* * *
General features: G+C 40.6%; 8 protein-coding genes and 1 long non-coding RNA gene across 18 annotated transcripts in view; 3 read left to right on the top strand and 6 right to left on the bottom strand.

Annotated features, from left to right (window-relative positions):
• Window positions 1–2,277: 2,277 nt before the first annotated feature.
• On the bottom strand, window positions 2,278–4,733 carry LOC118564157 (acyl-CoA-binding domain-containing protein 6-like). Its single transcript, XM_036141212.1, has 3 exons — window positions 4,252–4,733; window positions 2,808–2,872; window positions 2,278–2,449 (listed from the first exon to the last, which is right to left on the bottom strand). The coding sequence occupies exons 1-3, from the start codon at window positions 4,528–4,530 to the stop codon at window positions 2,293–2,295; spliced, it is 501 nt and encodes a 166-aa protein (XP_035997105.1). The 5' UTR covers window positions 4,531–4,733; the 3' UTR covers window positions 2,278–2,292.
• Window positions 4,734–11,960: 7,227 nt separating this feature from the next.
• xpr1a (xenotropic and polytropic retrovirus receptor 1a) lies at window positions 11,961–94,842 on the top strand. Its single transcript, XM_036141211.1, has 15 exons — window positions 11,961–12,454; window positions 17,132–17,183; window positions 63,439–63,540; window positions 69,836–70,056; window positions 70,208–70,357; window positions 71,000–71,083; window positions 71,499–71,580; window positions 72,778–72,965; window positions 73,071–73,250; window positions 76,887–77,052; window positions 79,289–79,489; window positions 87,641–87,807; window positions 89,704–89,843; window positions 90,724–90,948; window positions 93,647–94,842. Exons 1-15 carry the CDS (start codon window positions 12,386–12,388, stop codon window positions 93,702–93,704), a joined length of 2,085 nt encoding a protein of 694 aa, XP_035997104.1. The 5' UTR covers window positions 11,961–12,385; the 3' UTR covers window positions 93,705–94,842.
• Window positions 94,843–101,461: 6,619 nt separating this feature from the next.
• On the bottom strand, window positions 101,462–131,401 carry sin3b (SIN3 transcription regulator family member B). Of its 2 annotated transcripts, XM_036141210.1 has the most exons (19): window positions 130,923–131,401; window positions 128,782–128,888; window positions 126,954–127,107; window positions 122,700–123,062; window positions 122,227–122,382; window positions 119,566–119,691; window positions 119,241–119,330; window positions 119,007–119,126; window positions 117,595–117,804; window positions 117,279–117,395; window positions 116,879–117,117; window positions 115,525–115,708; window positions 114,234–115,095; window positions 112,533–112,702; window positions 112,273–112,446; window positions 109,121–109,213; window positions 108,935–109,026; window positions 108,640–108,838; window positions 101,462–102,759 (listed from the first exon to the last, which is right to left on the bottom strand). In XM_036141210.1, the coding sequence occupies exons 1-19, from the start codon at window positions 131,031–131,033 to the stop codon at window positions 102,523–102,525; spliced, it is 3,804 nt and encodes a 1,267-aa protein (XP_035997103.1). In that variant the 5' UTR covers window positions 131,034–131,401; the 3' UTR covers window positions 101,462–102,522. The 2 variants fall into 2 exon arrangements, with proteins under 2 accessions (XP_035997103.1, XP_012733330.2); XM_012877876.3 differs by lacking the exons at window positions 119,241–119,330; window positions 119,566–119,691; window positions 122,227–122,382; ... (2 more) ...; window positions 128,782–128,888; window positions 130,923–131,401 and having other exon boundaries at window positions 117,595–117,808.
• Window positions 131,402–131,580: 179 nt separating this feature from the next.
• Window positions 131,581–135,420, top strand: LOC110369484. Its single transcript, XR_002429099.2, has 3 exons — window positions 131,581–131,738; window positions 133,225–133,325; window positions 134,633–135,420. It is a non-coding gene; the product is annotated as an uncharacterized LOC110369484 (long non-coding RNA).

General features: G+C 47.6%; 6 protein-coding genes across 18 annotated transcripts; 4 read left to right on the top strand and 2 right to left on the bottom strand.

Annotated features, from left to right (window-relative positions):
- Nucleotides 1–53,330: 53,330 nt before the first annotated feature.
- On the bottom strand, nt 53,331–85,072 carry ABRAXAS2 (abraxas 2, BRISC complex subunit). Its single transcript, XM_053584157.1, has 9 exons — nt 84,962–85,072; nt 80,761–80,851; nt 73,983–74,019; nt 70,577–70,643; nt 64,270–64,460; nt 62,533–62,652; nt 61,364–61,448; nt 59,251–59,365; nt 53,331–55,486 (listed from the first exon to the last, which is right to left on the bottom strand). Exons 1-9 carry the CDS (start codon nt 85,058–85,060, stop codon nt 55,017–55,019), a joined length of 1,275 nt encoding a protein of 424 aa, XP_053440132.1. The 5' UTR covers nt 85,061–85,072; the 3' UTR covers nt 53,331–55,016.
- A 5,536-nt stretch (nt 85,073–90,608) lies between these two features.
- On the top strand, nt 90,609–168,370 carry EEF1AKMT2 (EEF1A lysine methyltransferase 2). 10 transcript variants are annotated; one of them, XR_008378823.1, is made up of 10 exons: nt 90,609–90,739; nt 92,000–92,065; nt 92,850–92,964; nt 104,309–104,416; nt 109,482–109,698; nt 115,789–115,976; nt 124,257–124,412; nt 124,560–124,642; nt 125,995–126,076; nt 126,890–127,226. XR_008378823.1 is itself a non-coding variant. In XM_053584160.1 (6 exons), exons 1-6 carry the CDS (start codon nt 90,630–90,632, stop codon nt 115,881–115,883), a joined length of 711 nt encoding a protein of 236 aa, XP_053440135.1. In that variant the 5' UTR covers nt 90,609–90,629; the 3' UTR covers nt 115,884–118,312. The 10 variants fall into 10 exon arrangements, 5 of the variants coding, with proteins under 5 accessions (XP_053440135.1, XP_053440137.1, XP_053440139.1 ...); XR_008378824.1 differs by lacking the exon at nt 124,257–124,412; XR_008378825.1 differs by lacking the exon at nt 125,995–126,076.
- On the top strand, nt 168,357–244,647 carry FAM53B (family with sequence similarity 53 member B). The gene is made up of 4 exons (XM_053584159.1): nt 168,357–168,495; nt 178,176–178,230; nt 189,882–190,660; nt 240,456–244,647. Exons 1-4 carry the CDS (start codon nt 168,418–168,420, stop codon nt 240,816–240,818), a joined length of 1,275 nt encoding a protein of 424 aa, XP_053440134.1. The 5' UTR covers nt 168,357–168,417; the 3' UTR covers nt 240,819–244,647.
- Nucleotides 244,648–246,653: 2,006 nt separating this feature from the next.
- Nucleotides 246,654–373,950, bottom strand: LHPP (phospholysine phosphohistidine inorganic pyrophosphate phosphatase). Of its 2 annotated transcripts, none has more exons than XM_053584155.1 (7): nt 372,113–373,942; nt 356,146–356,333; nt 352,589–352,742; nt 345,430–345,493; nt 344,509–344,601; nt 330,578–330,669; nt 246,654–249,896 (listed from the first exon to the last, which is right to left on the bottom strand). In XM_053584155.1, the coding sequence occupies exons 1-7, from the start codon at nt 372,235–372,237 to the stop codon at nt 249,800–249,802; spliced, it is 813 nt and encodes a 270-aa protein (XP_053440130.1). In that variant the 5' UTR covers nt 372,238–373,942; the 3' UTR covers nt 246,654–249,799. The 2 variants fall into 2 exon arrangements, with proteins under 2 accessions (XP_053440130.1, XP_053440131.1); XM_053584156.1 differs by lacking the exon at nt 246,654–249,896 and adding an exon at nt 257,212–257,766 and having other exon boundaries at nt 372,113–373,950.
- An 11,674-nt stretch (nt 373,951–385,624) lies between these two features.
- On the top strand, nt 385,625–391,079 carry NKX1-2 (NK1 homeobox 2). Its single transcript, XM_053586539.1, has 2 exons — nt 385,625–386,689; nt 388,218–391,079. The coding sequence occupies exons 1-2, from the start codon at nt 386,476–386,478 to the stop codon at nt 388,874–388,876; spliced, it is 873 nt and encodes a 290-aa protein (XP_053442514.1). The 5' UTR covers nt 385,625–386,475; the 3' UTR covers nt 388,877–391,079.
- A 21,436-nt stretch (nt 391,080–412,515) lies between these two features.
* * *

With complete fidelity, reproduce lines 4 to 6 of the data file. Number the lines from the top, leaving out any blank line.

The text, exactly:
• On the bottom strand, window positions 2,278–4,733 carry LOC118564157 (acyl-CoA-binding domain-containing protein 6-like). Its single transcript, XM_036141212.1, has 3 exons — window positions 4,252–4,733; window positions 2,808–2,872; window positions 2,278–2,449 (listed from the first exon to the last, which is right to left on the bottom strand). The coding sequence occupies exons 1-3, from the start codon at window positions 4,528–4,530 to the stop codon at window positions 2,293–2,295; spliced, it is 501 nt and encodes a 166-aa protein (XP_035997105.1). The 5' UTR covers window positions 4,531–4,733; the 3' UTR covers window positions 2,278–2,292.
• Window positions 4,734–11,960: 7,227 nt separating this feature from the next.
• xpr1a (xenotropic and polytropic retrovirus receptor 1a) lies at window positions 11,961–94,842 on the top strand. Its single transcript, XM_036141211.1, has 15 exons — window positions 11,961–12,454; window positions 17,132–17,183; window positions 63,439–63,540; window positions 69,836–70,056; window positions 70,208–70,357; window positions 71,000–71,083; window positions 71,499–71,580; window positions 72,778–72,965; window positions 73,071–73,250; window positions 76,887–77,052; window positions 79,289–79,489; window positions 87,641–87,807; window positions 89,704–89,843; window positions 90,724–90,948; window positions 93,647–94,842. Exons 1-15 carry the CDS (start codon window positions 12,386–12,388, stop codon window positions 93,702–93,704), a joined length of 2,085 nt encoding a protein of 694 aa, XP_035997104.1. The 5' UTR covers window positions 11,961–12,385; the 3' UTR covers window positions 93,705–94,842.